I've been a member of a couple of book clubs, but I haven't liked them. Until I read a short story called “To the Measures Fall” in a recent issue of the New Yorker, I thought my failure to enjoy them was due to a flaw in my character. However, when I read the description by Richard Powers, the author of “To the Measures Fall”, of the book club his protagonist takes her favourite book to, I recognised the scene straight away:
“Two club members report flinging the book across the room in a rage. Another demands her three days back. Accusations multiply: it's mawkish, it's cerebral, it's meandering, it's manipulative, it's cold and cunning and misanthropic, it's wrecked by redemption. How are we supposed to care about these characters? I just wanted them all to get a life.”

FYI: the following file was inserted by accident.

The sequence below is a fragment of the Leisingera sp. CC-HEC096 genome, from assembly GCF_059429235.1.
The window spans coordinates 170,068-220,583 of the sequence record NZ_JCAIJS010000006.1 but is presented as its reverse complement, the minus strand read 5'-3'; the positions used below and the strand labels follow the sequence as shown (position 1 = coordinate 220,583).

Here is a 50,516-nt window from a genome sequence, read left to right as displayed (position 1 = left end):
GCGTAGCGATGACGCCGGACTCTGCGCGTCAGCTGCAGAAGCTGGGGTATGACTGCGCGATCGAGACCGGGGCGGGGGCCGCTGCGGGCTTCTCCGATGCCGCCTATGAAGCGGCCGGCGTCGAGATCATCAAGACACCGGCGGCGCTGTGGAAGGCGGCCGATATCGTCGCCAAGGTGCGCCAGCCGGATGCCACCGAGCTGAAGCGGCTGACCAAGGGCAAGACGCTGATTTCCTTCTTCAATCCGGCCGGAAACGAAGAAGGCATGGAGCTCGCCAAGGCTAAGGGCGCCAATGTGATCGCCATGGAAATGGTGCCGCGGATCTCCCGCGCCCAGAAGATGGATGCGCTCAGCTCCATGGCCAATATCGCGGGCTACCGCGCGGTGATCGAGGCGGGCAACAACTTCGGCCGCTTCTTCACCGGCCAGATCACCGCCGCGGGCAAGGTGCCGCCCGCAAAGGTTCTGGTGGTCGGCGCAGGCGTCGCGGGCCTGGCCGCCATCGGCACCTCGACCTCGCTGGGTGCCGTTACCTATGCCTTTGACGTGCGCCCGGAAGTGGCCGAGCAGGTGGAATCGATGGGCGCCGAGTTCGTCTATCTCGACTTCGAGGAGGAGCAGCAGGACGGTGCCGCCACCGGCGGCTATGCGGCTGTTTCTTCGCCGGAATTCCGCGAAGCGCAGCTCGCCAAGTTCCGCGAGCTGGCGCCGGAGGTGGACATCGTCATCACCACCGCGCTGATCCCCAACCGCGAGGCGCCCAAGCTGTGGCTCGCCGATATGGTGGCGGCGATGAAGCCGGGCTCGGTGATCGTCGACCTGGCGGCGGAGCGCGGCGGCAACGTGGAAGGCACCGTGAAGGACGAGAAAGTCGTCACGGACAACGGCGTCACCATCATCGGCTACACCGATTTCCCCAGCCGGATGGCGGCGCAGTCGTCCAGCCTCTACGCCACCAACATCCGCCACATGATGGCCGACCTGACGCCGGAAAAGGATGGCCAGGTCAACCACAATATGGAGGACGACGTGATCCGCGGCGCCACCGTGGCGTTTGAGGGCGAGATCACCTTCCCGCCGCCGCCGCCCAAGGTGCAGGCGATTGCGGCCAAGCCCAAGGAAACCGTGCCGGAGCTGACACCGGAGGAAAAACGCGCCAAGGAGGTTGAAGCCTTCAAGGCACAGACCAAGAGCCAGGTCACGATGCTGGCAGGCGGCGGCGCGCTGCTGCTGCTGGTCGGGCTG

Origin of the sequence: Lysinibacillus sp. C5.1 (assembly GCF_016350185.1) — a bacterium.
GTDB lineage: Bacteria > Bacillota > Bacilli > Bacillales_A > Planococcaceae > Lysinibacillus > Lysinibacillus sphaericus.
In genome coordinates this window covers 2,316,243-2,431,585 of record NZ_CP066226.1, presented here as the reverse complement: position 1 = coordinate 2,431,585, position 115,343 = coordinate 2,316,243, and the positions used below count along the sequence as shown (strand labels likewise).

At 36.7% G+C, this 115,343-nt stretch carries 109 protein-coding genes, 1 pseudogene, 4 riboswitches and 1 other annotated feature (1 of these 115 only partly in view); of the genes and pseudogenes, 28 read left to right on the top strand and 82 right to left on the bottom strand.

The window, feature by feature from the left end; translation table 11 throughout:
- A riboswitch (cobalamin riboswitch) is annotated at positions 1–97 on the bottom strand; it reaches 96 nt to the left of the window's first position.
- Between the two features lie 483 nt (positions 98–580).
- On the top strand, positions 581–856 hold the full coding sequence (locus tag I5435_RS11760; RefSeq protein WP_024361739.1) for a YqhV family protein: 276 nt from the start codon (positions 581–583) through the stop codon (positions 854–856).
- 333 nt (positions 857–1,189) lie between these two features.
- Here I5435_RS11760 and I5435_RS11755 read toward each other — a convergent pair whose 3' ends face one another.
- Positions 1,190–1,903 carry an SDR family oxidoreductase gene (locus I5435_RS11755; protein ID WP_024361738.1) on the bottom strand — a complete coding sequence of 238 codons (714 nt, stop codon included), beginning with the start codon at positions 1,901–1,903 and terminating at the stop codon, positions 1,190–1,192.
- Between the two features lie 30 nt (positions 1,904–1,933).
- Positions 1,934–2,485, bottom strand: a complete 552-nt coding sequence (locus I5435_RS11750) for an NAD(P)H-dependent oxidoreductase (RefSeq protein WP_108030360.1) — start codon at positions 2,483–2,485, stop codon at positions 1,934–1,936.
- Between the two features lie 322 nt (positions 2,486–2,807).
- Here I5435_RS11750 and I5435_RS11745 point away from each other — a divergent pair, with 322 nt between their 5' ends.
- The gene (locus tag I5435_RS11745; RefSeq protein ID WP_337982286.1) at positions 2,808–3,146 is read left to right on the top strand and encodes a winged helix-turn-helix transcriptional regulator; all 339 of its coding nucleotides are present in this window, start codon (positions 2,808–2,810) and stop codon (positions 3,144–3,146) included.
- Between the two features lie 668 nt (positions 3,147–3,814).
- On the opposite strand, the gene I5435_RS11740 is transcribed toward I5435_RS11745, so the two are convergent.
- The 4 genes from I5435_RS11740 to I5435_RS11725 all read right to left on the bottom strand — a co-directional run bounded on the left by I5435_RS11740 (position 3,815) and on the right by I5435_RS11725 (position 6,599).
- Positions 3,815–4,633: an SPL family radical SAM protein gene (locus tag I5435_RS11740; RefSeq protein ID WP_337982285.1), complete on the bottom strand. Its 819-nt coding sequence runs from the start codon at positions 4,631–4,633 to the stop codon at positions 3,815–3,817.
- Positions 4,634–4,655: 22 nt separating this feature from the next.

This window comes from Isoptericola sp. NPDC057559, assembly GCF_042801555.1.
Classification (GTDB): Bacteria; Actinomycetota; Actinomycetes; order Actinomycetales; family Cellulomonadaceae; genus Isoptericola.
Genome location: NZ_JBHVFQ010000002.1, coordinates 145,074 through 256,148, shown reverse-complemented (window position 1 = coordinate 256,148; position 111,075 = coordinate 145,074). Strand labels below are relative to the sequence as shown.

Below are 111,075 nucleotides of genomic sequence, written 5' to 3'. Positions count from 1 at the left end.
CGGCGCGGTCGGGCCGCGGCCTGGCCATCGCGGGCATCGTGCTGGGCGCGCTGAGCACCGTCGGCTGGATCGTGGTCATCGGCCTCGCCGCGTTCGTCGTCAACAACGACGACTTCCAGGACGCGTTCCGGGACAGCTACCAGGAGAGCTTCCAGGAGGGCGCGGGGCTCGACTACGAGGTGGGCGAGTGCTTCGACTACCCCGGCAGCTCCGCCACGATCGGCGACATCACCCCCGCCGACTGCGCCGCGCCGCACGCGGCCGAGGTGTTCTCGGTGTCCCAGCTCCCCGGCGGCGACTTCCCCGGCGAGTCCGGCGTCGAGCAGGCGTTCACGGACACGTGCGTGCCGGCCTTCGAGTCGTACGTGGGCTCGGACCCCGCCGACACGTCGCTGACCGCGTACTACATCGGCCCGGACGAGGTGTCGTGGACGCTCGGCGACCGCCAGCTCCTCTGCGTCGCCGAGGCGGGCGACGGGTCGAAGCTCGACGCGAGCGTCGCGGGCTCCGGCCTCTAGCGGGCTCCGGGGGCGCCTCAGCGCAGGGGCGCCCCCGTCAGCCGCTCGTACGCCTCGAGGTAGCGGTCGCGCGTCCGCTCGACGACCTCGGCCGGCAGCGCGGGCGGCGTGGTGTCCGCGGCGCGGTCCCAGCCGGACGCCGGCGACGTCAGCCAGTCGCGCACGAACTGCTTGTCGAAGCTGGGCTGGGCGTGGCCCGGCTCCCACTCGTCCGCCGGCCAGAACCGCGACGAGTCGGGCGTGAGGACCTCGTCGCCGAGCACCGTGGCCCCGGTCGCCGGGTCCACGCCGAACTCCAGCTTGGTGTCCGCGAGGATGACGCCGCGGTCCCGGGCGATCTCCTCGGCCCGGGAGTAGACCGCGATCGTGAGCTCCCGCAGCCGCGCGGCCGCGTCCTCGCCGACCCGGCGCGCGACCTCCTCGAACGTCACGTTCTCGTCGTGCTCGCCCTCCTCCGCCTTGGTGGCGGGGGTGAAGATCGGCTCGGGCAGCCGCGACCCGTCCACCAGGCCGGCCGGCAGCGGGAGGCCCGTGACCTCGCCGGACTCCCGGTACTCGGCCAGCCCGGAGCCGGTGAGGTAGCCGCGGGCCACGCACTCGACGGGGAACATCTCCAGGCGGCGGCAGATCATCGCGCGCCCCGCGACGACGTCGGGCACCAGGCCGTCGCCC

It's very disconcerting to be given a book, which you read and enjoy, or even don't much enjoy but have lots of thoughts about, all of which you save up for the big night, and then to join a number of people you think you know quite well and who in most circumstances seem reasonable and thoughtful and listen to them say things that are impossible to argue with and not worth articulating, like, 'I just wanted them all to get a life”. Although book clubs are probably meant to foster a sense of community, I came away from each meeting feeling peculiarly lonely.